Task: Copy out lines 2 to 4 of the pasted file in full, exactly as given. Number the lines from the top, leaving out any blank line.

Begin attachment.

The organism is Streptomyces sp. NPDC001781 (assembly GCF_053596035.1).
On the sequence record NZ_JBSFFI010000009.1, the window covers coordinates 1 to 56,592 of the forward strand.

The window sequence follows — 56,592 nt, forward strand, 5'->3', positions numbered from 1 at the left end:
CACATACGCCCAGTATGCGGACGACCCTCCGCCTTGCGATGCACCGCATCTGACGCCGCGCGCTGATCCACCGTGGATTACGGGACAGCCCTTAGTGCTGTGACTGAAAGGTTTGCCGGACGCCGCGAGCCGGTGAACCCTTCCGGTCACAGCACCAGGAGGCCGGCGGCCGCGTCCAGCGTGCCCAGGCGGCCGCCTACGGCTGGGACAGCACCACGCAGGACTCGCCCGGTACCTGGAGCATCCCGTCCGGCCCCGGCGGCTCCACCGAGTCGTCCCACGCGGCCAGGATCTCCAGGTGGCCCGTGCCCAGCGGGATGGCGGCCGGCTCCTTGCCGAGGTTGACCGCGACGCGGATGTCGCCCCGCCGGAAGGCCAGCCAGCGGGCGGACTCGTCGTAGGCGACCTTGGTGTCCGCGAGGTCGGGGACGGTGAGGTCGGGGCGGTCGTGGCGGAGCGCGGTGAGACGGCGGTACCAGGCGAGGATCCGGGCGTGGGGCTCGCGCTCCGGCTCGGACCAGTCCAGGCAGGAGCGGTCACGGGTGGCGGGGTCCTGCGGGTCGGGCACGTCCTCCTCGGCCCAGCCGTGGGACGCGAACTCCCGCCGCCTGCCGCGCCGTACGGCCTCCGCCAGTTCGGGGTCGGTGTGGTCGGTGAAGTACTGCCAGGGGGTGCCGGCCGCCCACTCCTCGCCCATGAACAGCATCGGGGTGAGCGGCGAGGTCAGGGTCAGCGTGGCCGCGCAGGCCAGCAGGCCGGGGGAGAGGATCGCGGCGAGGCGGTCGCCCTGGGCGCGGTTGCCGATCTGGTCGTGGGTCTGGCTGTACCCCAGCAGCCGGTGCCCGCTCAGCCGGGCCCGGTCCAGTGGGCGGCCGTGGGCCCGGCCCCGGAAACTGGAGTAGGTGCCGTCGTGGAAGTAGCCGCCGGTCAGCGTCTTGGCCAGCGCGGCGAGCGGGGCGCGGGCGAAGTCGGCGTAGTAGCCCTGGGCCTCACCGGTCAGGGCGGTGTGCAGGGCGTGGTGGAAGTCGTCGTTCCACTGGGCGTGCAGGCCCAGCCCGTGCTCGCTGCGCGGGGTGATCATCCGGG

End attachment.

On the sequence record NZ_JBSFFI010000009.1, the window covers coordinates 1 to 56,592 of the forward strand.

The window sequence follows — 56,592 nt, forward strand, 5'->3', positions numbered from 1 at the left end:
CACATACGCCCAGTATGCGGACGACCCTCCGCCTTGCGATGCACCGCATCTGACGCCGCGCGCTGATCCACCGTGGATTACGGGACAGCCCTTAGTGCTGTGACTGAAAGGTTTGCCGGACGCCGCGAGCCGGTGAACCCTTCCGGTCACAGCACCAGGAGGCCGGCGGCCGCGTCCAGCGTGCCCAGGCGGCCGCCTACGGCTGGGACAGCACCACGCAGGACTCGCCCGGTACCTGGAGCATCCCGTCCGGCCCCGGCGGCTCCACCGAGTCGTCCCACGCGGCCAGGATCTCCAGGTGGCCCGTGCCCAGCGGGATGGCGGCCGGCTCCTTGCCGAGGTTGACCGCGACGCGGATGTCGCCCCGCCGGAAGGCCAGCCAGCGGGCGGACTCGTCGTAGGCGACCTTGGTGTCCGCGAGGTCGGGGACGGTGAGGTCGGGGCGGTCGTGGCGGAGCGCGGTGAGACGGCGGTACCAGGCGAGGATCCGGGCGTGGGGCTCGCGCTCCGGCTCGGACCAGTCCAGGCAGGAGCGGTCACGGGTGGCGGGGTCCTGCGGGTCGGGCACGTCCTCCTCGGCCCAGCCGTGGGACGCGAACTCCCGCCGCCTGCCGCGCCGTACGGCCTCCGCCAGTTCGGGGTCGGTGTGGTCGGTGAAGTACTGCCAGGGGGTGCCGGCCGCCCACTCCTCGCCCATGAACAGCATCGGGGTGAGCGGCGAGGTCAGGGTCAGCGTGGCCGCGCAGGCCAGCAGGCCGGGGGAGAGGATCGCGGCGAGGCGGTCGCCCTGGGCGCGGTTGCCGATCTGGTCGTGGGTCTGGCTGTACCCCAGCAGCCGGTGCCCGCTCAGCCGGGCCCGGTCCAGTGGGCGGCCGTGGGCCCGGCCCCGGAAACTGGAGTAGGTGCCGTCGTGGAAGTAGCCGCCGGTCAGCGTCTTGGCCAGCGCGGCGAGCGGGGCGCGGGCGAAGTCGGCGTAGTAGCCCTGGGCCTCACCGGTCAGGGCGGTGTGCAGGGCGTGGTGGAAGTCGTCGTTCCACTGGGCGTGCAGGCCCAGCCCGTGCTCGCTGCGCGGGGTGATCATCCGGG